Bad people hardly ever get what’s coming to them, terrible things happen to the loveliest people, and the theoretically just concept “freedom of speech” means that the BNP Youth are allowed to upload horrible campaign messages to YouTube.  We just can’t win.  the upside to this is that our instinctive “that’s not fair” reaction leads us to have interesting debates, learn lessons from bad situations and work out which horrible people to avoid in future.

Feelings Make No Sense
You can know what you love or hate about a person – their sense of humour, their attitude, their hair style – but you can never know exactly why you feel that way about them.  We fall in love with the least suitable suitors, and we cannot bring ourselves to fancy the people with the best emotional prospects.  The upside here is that the lack of logic makes love more exciting, romantic, weird and wonderful.  Wouldn’t it be horrible (albeit slightly more convenient) if a physical trait plus a personality characteristic automatically equalled love?  We’re not robots.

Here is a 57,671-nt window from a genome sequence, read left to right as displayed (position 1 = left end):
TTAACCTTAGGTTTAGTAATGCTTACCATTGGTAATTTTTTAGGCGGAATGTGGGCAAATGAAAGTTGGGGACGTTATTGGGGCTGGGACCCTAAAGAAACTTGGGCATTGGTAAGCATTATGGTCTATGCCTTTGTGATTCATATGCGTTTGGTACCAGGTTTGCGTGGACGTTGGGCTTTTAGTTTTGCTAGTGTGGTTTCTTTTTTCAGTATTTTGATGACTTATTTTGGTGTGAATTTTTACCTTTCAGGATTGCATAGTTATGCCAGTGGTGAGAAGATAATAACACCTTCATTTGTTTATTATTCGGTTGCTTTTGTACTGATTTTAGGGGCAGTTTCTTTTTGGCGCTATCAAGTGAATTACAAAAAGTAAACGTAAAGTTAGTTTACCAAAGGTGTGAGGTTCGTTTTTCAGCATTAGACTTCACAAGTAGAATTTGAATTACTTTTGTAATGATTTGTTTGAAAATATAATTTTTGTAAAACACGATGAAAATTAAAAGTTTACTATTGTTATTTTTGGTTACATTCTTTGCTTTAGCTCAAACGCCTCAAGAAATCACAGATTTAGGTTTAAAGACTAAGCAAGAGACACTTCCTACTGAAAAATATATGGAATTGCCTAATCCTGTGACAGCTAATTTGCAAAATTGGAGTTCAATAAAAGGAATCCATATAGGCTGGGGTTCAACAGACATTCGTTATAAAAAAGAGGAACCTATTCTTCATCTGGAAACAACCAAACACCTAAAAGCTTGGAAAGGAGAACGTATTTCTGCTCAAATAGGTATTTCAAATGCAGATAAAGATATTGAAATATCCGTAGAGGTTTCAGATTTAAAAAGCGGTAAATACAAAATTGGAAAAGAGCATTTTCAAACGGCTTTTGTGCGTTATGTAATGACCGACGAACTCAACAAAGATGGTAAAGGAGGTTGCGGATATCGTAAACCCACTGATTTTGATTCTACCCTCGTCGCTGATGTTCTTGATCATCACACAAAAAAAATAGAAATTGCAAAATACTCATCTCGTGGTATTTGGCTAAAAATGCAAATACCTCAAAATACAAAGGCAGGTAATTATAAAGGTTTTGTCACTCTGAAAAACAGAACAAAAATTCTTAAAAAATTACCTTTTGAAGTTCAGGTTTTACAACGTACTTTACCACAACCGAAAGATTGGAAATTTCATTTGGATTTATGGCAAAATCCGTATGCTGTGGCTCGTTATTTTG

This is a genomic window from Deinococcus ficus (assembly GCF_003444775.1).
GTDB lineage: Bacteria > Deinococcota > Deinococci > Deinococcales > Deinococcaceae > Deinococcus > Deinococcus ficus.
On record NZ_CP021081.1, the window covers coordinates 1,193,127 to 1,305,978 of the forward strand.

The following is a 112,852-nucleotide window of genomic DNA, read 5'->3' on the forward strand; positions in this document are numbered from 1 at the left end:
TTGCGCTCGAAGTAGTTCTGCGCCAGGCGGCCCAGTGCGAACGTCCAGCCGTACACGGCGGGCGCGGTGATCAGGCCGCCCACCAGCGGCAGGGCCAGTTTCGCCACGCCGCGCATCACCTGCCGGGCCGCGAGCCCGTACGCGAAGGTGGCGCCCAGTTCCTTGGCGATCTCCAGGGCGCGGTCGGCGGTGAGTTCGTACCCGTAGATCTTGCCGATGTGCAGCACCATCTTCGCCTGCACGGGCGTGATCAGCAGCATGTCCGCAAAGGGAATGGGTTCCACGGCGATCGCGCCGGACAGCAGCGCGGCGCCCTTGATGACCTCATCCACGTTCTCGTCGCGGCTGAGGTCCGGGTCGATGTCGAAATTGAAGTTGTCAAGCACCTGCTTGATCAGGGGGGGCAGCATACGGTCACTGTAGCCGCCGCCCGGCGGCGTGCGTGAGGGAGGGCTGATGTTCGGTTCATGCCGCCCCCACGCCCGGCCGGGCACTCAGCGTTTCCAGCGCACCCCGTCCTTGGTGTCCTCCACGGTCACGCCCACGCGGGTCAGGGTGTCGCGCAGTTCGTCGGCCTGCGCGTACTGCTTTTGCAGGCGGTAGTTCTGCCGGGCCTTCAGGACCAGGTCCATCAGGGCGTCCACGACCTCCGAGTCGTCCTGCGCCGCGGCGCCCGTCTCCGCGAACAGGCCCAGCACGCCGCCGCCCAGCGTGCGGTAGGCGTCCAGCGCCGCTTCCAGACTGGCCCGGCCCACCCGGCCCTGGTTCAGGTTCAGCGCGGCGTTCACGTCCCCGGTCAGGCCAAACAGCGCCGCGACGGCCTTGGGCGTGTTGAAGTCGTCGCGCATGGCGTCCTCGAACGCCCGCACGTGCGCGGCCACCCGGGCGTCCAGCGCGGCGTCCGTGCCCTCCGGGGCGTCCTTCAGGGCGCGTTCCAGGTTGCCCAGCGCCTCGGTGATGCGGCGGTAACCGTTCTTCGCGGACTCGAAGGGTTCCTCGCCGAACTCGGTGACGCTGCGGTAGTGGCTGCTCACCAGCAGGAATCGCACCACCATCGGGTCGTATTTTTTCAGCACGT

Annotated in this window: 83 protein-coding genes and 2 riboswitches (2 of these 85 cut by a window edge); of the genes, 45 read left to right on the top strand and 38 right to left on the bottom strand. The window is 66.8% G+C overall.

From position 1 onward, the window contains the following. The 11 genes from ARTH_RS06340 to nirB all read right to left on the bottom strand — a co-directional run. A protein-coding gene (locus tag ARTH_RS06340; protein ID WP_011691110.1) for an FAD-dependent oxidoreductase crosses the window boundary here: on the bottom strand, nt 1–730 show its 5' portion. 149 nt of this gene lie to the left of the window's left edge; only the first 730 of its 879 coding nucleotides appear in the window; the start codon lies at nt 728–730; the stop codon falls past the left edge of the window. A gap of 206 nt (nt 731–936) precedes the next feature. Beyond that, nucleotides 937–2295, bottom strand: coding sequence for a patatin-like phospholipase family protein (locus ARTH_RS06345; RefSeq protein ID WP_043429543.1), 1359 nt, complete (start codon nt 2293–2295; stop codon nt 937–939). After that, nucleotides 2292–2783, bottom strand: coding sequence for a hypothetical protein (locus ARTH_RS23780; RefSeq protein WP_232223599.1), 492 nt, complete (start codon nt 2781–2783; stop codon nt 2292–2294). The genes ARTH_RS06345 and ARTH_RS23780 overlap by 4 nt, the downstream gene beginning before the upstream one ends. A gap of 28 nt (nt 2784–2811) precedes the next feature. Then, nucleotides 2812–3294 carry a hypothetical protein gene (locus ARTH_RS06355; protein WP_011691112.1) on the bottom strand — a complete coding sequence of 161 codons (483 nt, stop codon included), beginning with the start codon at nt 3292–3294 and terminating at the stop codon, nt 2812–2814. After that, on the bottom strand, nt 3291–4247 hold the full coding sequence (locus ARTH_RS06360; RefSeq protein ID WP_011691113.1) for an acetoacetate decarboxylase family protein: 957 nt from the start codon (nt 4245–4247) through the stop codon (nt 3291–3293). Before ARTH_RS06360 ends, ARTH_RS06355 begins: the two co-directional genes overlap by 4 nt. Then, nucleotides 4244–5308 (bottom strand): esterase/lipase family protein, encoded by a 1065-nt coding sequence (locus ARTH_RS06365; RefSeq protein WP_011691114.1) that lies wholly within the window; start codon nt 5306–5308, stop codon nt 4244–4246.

Life is Short
Scratch that: time is short.  I mean, it’s Thursday already; how did that happen?!  As we get older time seems to go by faster, and our to do lists get longer instead of shorter.  We forget to text people back, we miss birthday parties and there is always at least one household task that we’re just never going to get around to.  (Mine is hoovering the stairs.  It just isn’t going to happen.)  Here is our upside: the diem is ours to carpe.  Go on that holiday, take up that hobby and tell that person how you feel about them.  Go on, I dare you.

Wasps Exist
I can’t think of an upside to this one.  Sorry.  Wasps are just mean.

Have a brilliant Thursday.  I hope that this day goes down in your personal history as Unbelievably Delicious Dinner Day.